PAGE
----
Xbox 360

Microsoft Exploring Viral Gaming For Xbox 360



What is “viral gaming,” you ask? Think Mafia Wars, a social game where inviting others to join is one of the goals. Microsoft is investing in this strategy as a way to tell friends about a game and as a gameplay mechanic.


A patent filed by Gary Hall, the Director of Platform Development at Microsoft’s Xbox division, and Joshua Howard, previously the studio head at Microsoft’s casual outpost Carbonated games, details their viral gaming strategy.


One plan is an invite system where you invite a friend who invites two friends and so forth. Basic geometric expansion. Nothing big there. The other model is a twist on the invite system where you invite a person to play a game, which has different sub-games for invitees. Sounds pretty abstract. Let’s look at some of the sub-games, games based on inviting others to play, detailed in the patent.


  • A simple example of this is a traveling journal which is passed from user to user and records where in the world it has been as well as entries from each new user. Part of the game mechanic may be to forward the journal to as many friends as possible so that friends can then add entries and forward the journal on to their friends, and so on.


  • Another game making use of the present system may be a global icebreaker game. All players start the game by submitting facts about themselves. The facts for a single player get published and other players need to search for the player who fits those facts, or for players who know who fits those facts. The game allows players to pick people from their friends list to ask if a fact applies to them. If not, the friend then has the option to help find the subject person by passing the question on to people on their friends list. In the end, a player can see the facts, the person who it is about, and the chain of friends that led to that person.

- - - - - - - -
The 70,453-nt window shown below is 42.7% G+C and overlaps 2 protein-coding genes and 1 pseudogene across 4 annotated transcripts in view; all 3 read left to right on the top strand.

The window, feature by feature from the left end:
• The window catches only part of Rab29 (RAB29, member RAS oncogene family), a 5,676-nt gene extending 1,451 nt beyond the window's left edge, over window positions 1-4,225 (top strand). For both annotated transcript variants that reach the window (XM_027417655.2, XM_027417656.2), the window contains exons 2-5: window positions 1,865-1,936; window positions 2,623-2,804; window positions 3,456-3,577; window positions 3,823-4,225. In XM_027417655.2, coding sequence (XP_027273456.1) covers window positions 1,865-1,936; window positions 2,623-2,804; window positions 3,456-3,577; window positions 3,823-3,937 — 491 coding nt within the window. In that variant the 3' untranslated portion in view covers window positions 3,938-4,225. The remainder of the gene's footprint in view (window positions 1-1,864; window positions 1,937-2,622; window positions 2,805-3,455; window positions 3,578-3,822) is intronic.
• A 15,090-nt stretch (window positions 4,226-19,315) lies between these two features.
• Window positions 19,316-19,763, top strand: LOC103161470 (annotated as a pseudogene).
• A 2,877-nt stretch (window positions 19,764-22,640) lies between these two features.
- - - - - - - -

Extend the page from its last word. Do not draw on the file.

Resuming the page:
• In another game, one user from a group of users is randomly selected. His or her biography is posted on a message board accessible by all users. The race is then on to find a buddy chain that links a user to the selected user. The selected user may be identified by players communicating with others and creating buddy lists to connect to the selected user. This drives new social relationships, encourages buddy list expansion and increases time online. In a modification of this game, a user may be given information about someone else who is a number of degrees of separation from the user’s buddy list. The user then needs to connect with others to identify the selected person.


  • A further game is similar to the Taboo board game where a player gets a phrase that he or she tries to get other players to guess one word at a time without using the taboo phrase. The person who guesses correctly may then see the entire phrase, and then they try to get their friends (a different group) to guess the second word in the phrase. Once a player is done with their part, they can watch the rest of the conversation but not participate. If there is a taboo anywhere along the way, the game ends. A wide variety of other games designed to use the in-game viral invite mechanism of the present system are contemplated.


  • One simple example mentioned earlier is a game of tug of war between two players, where the victor is determined by the number of direct and downstream players accepting an invitation to join one team or the other. Traversal maps sent with each invitation may show how large a team is getting, how deep the invite levels were and where the players are from. In a slight variation, invites may be weighted, so that invited users who are geographically farther away are worth more than invited users who are geographically closer.


All of these sound like potential Facebook apps, but Microsoft makes it clear that this social system is in development for the Xbox 360. The patent mentions the Xbox 360 multiple times and the authors added drawings of the console and its hardware.


Perhaps, Microsoft is planning a group of Avatar Party games for Project Natal.


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